Awkward Moments (200 years apart)

by George Richmond, chalk, 1850

by George Richmond, chalk, 1850

I am recovering from my visit to Fishguard! Writers Holiday is fabulous but it’s a pretty ‘full on’ five days and the first thing I did when got home was…. go to sleep for two hours! Tee hee. I can’t take the pace.

In addition to 4 one-hour ‘after tea’ sessions, which I taught – and the quiz on the first night, which my friend Chris and I always run – we went to Della Galton’s 8-hour course on Writing with Emotion, which was really good fun and interesting and I’ve come back with a couple of half-finished stories to get on with.

My resolution for next year is to learn the Welsh National Anthem so I can sing along with the Cwmbach Male Voice choir who perform on the last night (and who sang it twice this time! You feel a bit of a berk, standing there, not being able to join in..!)

There was an embarrassing moment at the quiz when I was asking one of the teams to call out their score. Their name (it’s Welsh), was ‘Twp Toti’. It was an all-ladies team and in my haste to get the scores in (over the microphone, so no-one could miss my faux pas), I called them ‘Top Titty’! Yes, really. Ask Simon Whaley. He was there (and was one of the many laughing).

Free Writing Competition – c/d February 2017

The Writers & Artists Yearbook people have launched their latest competition. You’ve got until February next year for this one and this time, unusually, there’s no theme, so it’s 2000 words of your choice. More details on the website.

Charlotte Bronte

And on a different note, when I went to London a couple of weeks ago, in between the wining and dining, I did experience some culture: we went to the National Portrait Gallery to see the Charlotte Bronte exhibition, which is there, until 14th August, to celebrate the bicentenary of her birth this year. (It’s free and definitely worth a look if you’re in London over the next couple of weeks!).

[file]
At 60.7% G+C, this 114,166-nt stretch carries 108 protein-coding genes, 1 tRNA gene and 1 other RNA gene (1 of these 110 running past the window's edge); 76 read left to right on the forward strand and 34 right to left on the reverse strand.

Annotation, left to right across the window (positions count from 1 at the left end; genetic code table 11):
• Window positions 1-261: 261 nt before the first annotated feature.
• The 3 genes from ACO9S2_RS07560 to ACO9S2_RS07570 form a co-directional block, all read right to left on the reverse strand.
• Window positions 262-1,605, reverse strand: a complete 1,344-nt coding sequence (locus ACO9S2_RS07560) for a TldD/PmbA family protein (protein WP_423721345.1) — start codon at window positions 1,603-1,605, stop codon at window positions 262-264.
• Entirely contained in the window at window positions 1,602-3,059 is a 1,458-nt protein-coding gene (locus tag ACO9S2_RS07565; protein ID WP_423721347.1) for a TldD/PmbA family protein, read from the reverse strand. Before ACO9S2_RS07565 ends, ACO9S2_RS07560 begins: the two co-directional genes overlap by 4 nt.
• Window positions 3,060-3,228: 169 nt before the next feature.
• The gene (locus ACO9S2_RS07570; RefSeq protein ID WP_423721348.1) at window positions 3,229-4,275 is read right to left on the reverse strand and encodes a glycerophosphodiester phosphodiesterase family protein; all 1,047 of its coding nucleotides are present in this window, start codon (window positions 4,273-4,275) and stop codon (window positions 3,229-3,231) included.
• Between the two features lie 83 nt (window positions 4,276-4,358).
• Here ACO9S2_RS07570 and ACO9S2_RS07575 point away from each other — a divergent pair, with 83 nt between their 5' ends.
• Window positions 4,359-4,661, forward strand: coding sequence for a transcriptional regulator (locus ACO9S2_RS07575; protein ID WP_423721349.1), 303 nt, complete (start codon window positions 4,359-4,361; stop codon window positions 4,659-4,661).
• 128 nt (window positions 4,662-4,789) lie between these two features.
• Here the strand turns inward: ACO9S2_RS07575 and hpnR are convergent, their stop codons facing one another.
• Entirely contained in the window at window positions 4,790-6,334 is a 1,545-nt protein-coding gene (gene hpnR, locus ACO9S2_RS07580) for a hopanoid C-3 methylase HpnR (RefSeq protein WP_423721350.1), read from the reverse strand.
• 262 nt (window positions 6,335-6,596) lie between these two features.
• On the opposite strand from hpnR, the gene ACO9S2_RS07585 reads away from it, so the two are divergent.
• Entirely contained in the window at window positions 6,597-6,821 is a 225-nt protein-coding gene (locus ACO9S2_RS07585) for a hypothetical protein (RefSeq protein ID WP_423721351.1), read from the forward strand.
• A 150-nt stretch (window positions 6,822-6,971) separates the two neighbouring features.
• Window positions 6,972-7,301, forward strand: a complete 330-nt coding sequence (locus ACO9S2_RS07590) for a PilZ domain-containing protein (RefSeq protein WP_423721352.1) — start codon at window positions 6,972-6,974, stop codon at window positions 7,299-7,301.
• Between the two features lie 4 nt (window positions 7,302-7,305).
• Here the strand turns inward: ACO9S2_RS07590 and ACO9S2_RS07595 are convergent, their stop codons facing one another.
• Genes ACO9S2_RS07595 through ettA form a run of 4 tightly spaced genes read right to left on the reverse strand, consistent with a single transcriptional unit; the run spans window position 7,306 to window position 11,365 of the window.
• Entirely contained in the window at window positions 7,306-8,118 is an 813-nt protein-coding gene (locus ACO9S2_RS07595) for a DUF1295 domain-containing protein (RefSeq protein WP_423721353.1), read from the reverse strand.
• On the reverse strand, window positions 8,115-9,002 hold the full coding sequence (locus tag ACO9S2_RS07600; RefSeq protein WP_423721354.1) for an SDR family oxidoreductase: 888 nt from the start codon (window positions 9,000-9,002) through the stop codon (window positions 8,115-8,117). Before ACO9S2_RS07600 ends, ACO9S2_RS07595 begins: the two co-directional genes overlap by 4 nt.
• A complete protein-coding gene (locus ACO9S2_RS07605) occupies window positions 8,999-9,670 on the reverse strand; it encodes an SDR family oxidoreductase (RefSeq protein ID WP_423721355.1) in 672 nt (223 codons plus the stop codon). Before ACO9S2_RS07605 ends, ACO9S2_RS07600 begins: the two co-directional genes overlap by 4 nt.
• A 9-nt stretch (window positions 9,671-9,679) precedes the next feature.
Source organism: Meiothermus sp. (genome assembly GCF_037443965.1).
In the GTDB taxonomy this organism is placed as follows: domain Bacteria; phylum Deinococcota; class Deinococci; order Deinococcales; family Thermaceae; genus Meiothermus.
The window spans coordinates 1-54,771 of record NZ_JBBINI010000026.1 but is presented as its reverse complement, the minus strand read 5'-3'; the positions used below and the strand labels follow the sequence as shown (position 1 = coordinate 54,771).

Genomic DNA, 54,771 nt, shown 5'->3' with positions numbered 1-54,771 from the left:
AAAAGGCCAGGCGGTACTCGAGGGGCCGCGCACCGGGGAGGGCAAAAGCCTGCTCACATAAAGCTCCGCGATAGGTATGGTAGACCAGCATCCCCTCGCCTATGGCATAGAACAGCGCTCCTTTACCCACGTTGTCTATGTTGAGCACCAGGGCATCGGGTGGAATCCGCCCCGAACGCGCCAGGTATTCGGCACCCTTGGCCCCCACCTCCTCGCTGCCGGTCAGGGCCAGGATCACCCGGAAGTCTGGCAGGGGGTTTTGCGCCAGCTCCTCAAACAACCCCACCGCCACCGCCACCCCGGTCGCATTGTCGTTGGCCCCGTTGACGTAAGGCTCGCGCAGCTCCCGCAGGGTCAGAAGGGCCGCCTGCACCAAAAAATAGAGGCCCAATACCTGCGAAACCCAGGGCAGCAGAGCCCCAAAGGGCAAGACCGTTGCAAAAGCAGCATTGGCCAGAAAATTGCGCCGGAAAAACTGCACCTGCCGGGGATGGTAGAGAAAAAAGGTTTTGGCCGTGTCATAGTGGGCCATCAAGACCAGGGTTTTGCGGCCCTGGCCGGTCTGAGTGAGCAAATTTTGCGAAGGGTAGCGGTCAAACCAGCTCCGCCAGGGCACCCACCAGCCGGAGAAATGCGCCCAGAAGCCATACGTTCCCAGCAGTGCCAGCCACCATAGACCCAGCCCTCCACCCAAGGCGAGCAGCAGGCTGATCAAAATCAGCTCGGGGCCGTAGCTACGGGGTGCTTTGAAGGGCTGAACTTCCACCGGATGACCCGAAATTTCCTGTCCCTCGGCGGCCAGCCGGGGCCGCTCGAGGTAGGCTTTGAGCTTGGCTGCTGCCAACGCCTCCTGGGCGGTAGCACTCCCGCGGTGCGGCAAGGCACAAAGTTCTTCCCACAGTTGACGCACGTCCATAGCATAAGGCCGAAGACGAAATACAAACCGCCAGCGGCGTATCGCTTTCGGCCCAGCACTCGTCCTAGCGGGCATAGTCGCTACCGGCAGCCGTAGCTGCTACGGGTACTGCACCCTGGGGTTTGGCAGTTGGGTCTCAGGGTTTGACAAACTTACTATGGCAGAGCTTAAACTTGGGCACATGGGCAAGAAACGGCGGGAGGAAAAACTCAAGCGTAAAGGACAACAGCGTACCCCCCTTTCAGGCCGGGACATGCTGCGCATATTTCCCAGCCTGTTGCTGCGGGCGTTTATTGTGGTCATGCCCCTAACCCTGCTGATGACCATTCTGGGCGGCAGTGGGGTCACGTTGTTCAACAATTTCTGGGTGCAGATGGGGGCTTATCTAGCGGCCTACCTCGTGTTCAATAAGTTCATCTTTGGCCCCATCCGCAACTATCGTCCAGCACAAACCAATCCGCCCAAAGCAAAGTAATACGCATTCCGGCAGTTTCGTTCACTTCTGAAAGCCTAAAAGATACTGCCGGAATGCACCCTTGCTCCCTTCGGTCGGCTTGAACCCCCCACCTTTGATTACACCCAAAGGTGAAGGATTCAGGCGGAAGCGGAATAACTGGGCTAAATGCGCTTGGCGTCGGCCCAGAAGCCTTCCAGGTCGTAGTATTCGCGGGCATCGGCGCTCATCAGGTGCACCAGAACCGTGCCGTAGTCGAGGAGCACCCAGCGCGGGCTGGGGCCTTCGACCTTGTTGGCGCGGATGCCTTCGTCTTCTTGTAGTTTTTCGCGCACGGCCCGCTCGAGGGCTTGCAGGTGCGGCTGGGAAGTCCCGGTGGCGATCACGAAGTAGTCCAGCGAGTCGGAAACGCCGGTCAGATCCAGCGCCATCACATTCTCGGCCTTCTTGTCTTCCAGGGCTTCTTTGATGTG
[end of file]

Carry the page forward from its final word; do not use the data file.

One of the boards tells the story of how overwhelmed she was when she found herself at a dinner to which Thackeray had also been invited. She greatly admired him and was in awe of him (in fact, she dedicated the second edition of Jane Eyre to him). Apparently, she was so nervous that she could neither eat nor drink (not something that troubled me at Fishguard).

But I’ve read another article since then, which gives the reason for that. The dedication actually caused Thackeray great embarrassment because, unbeknown to Charlotte Bronte, Thackeray had a mentally-ill wife whom he was unable to divorce and who had been placed in an institution (parallels with the character Mr Rochester, of course).

The dedication also caused speculation that ‘Currer Bell’ (Charlotte’s pseudonym), had been a governess to Thackeray’s daughters (as the character Jane Eyre is a governess). Charlotte was embarrassed when she learned that her dedication had spread gossip about Thackeray rather than being complimentary and that’s the reason that, when she finally met him, she was too nervous to eat or speak.

Awkward, as they say.

Advertisements
This entry was posted in Blogging, Competitions, Novels and tagged . Bookmark the permalink.

6 Responses to Awkward Moments (200 years apart)

  1. rosgemmell says:

    Sounds like a great time at Fishguard, even with the amusing team title! Fascinating snippet about Charlotte Bronte and Thackeray. Wish I could seen the exhibition but it’s too far away.

    • Ah yes, that’s a shame Rosemary but not everyone can get to London. Whereabouts do you live? Have you ever been to Haworth? (because artefacts in the London exhibition have been loaned from the museum in Haworth, the former home of the Brontes).

  2. Tracy Fells says:

    Fishguard sounded a great week. Did not know the background to Charlotte Bronte’s nerves about meeting Thackeray – very intriguing. Truth is stranger than fiction sometimes …

    • Yes, I know what you mean, Tracy. I didn’t know any of that CB/Thackeray stuff either. Her heart must have dropped like a stone when she realised the embarrassment her dedication must have caused – almost as though the novel was based on/inspired by him! eek!

  3. juliathorley says:

    You’re such a busy woman! Thanks for sharing the Thackeray gossip, which was new to me.

  4. Pingback: Jane Eyre By Charlotte Bronte_chapter31 - LEARNING ENGLISH FOR MA

Leave a Reply

Fill in your details below or click an icon to log in:

WordPress.com Logo

You are commenting using your WordPress.com account. Log Out / Change )

Twitter picture

You are commenting using your Twitter account. Log Out / Change )

Facebook photo

You are commenting using your Facebook account. Log Out / Change )

Google+ photo

You are commenting using your Google+ account. Log Out / Change )

Connecting to %s